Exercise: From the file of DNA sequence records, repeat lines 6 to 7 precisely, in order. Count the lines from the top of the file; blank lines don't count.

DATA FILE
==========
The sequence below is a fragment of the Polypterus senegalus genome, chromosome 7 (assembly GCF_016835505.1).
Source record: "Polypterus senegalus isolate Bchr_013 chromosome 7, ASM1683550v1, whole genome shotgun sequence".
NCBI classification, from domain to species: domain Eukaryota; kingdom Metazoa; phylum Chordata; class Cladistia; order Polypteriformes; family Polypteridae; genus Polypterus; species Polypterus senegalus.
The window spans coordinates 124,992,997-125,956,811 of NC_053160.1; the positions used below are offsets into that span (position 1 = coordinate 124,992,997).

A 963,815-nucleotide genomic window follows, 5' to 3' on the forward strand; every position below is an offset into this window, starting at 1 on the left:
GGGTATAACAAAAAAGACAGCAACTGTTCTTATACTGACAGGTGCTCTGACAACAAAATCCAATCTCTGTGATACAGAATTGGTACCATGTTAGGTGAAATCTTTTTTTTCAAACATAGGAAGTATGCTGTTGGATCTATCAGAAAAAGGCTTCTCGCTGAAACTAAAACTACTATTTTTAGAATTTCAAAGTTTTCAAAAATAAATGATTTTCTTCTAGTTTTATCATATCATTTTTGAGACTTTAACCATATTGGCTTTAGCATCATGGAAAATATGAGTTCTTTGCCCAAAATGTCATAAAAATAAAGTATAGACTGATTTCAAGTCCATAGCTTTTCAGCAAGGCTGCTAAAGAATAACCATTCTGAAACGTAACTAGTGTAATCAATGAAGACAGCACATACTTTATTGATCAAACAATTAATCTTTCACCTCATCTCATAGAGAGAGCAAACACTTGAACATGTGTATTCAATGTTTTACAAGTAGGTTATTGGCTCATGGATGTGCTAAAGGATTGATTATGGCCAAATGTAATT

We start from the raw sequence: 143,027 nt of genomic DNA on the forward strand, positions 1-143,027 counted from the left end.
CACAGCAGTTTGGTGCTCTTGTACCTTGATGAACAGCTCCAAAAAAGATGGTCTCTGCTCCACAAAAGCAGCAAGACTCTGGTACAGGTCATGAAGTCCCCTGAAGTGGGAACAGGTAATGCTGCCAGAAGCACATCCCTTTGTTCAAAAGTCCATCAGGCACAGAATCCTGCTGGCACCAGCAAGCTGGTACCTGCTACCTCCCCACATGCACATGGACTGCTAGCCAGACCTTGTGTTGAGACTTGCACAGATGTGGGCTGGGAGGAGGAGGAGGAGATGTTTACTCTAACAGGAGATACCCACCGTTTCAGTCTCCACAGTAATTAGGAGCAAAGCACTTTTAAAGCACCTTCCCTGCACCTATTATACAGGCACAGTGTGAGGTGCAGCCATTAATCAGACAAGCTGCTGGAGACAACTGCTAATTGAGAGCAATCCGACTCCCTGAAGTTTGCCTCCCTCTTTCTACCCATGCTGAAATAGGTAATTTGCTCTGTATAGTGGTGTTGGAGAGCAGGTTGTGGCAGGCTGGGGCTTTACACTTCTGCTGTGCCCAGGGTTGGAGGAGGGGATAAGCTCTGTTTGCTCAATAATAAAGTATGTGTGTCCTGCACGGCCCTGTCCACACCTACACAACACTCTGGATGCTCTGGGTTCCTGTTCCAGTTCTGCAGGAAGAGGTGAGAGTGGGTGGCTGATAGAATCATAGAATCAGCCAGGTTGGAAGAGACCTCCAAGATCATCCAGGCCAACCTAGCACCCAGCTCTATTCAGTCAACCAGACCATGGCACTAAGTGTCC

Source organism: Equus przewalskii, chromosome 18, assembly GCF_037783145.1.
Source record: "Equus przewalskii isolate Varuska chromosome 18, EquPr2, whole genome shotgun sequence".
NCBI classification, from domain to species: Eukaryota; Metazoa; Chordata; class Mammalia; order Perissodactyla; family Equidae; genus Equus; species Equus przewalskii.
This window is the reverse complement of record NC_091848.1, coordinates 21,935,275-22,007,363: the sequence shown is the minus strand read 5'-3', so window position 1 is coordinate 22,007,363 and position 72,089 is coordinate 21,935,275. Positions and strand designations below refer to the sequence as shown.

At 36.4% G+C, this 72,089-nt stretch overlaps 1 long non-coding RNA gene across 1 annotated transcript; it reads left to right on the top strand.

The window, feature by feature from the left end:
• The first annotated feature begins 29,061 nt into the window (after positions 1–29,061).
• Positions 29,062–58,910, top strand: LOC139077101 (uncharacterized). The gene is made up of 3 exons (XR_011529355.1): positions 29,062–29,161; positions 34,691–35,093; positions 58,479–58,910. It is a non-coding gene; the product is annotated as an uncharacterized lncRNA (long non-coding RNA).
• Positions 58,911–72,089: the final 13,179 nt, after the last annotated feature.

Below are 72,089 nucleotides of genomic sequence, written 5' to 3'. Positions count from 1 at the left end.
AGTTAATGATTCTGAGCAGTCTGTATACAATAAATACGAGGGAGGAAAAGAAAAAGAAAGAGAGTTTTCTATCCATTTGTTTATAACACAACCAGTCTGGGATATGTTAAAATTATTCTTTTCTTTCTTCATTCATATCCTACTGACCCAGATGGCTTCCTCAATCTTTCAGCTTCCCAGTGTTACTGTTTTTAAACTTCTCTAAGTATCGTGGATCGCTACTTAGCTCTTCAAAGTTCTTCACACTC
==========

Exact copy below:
GGGTATAACAAAAAAGACAGCAACTGTTCTTATACTGACAGGTGCTCTGACAACAAAATCCAATCTCTGTGATACAGAATTGGTACCATGTTAGGTGAAATCTTTTTTTTCAAACATAGGAAGTATGCTGTTGGATCTATCAGAAAAAGGCTTCTCGCTGAAACTAAAACTACTATTTTTAGAATTTCAAAGTTTTCAAAAATAAATGATTTTCTTCTAGTTTTATCATATCATTTTTGAGACTTTAACCATATTGGCTTTAGCATCATGGAAAATATGAGTTCTTTGCCCAAAATGTCATAAAAATAAAGTATAGACTGATTTCAAGTCCATAGCTTTTCAGCAAGGCTGCTAAAGAATAACCATTCTGAAACGTAACTAGTGTAATCAATGAAGACAGCACATACTTTATTGATCAAACAATTAATCTTTCACCTCATCTCATAGAGAGAGCAAACACTTGAACATGTGTATTCAATGTTTTACAAGTAGGTTATTGGCTCATGGATGTGCTAAAGGATTGATTATGGCCAAATGTAATT

We start from the raw sequence: 143,027 nt of genomic DNA on the forward strand, positions 1-143,027 counted from the left end.